The art students in Weihing's class made ceramic butterflies of all shapes and sizes. When other students saw and heard what was going on in art class they asked to become involved and then butterflies began coming in made of different materials. There were wooden butterflies, barbed wire, and one butterfly just came from items headed to the trash can.
"When the students started making butterflies, it took on a whole new meaning for them and they began to get excited about the project. At Christmas we placed the butterflies on the Christmas tree for decorations. We plan on continuing this project next year and into the next year. Just thinking of all those children lost in the concentration camps makes this a really neat and worthwhile project. Quite a few of the classes at the school have become involved. It turned out well. The shop classes contributed the wooden butterflies," said Weihing.
Diane Carter and her English classes became involved in the project and started the book, "Night," to give the students some background on the Holocaust. Once the students had a basic understanding they began the butterfly project.
The book, "Night" is by Elie Wiesel. He was taken to a concentration camp and separated from his mom and sister. He and his dad were together in Auschwitz. Wiesel was interviewed by Oprah and they walked through Auschwitz and remembered the horrors that took place there. The book "Night" outlines the story of Wiesel and his fathers fight for survival. This is Carter's first year teaching ninth grade English and Rose Card who taught English for years read, "Night" in her classes.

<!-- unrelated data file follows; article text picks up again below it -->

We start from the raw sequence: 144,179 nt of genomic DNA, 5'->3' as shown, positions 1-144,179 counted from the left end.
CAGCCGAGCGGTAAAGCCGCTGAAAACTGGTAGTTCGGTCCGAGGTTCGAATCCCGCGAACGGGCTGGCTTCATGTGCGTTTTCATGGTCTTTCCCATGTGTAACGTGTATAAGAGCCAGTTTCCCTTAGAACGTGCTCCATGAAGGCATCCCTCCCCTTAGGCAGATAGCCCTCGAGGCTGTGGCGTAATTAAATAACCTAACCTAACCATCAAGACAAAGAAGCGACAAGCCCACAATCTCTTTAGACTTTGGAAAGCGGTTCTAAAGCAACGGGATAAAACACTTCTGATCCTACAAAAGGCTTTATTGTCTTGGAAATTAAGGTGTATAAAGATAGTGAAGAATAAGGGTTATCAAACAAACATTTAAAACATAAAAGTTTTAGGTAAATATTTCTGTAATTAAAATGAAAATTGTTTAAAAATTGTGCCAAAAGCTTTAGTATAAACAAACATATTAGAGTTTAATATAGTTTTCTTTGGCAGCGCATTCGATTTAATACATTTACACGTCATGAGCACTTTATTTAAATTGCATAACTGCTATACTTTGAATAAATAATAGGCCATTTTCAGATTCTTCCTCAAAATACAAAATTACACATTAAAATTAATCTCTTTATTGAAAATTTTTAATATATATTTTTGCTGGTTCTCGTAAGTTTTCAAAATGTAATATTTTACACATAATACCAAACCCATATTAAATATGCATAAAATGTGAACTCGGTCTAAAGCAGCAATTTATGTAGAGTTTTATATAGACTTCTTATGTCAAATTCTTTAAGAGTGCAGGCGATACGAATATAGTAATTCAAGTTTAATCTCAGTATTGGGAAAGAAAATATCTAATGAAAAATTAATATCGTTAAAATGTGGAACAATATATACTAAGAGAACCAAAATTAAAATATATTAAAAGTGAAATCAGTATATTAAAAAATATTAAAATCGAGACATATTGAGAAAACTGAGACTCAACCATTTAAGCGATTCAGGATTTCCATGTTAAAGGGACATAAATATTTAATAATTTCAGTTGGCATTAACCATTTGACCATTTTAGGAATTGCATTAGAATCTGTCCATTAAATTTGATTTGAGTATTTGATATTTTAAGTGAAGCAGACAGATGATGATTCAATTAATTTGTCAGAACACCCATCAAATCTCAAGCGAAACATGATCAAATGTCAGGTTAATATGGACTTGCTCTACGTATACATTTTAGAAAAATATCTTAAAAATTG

Carter said, "The students would come in each day and they would say how hard the book was to read. They were moved by this book and offered great insight into the book. They practically ran the discussions in class. The book is so powerful and Wiesel's images are burned into your mind. He is a great writer and these horrible descriptions stay with you. The students knew a little about the Holocaust when we began this project. At the end of the book I had them write a paper on what they had learned and their thoughts and feelings about the book. Many of them were just so amazed by Hitler and how one man became so powerful, but they also learned taht this on man did not act alone, he had many people supporting him. The kids were horrified of the whole idea of gas chambers and the different races of people who were sent to the gas chambers, not just the Jewish, but the Poles, Gypsies and Russians and even handicapped people.